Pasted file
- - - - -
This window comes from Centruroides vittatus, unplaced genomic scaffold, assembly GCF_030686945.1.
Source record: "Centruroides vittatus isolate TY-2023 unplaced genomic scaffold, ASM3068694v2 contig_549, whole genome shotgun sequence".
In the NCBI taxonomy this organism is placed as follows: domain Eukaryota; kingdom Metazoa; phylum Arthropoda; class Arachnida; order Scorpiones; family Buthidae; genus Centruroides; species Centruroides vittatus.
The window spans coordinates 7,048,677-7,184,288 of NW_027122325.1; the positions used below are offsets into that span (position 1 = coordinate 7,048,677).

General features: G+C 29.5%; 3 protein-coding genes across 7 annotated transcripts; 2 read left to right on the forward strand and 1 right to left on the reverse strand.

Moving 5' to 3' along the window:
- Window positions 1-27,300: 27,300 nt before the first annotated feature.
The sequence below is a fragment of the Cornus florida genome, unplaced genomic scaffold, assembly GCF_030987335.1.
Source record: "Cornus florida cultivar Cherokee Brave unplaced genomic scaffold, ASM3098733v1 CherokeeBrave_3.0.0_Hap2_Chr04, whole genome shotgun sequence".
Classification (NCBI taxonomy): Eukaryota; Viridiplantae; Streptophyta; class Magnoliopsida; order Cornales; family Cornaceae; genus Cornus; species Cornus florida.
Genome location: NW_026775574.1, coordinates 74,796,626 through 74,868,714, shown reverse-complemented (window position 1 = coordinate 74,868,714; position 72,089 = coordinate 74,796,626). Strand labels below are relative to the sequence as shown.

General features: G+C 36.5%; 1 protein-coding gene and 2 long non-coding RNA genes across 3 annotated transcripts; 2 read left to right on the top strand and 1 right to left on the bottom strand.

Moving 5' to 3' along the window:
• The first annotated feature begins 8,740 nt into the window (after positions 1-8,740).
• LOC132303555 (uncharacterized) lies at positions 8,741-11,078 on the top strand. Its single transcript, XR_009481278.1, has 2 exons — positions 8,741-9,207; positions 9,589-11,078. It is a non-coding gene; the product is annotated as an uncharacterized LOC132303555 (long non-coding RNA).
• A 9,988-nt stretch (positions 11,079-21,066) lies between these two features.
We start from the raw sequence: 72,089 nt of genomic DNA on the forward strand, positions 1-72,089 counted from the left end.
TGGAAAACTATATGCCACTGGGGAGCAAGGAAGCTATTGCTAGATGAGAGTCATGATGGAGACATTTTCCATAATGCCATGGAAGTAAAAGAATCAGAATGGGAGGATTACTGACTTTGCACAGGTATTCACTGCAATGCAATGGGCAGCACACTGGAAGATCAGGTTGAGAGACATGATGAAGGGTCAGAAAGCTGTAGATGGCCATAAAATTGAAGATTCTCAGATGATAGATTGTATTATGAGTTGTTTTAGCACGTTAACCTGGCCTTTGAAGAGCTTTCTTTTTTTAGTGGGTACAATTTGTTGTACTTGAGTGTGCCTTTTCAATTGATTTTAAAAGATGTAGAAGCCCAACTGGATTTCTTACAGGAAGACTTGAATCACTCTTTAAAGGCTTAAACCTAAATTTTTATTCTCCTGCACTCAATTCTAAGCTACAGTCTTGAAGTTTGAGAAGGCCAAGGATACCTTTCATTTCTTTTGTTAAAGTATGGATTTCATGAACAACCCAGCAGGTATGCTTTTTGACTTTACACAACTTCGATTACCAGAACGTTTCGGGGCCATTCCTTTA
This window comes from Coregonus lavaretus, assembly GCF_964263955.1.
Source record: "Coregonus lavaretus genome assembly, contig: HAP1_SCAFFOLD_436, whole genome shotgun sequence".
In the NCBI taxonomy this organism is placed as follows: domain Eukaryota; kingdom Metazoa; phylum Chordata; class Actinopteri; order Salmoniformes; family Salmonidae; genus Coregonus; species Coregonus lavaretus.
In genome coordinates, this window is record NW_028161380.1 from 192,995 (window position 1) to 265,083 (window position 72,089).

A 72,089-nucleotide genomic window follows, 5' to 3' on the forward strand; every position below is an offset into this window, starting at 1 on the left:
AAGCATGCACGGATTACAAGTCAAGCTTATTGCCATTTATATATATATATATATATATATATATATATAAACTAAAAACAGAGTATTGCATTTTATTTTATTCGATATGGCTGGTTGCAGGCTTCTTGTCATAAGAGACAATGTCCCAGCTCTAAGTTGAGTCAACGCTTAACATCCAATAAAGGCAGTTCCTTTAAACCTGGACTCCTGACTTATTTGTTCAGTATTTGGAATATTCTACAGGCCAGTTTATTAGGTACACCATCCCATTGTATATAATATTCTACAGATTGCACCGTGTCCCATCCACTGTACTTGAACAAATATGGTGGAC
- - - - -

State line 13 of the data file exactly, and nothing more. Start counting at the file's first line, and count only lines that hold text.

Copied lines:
Moving 5' to 3' along the window: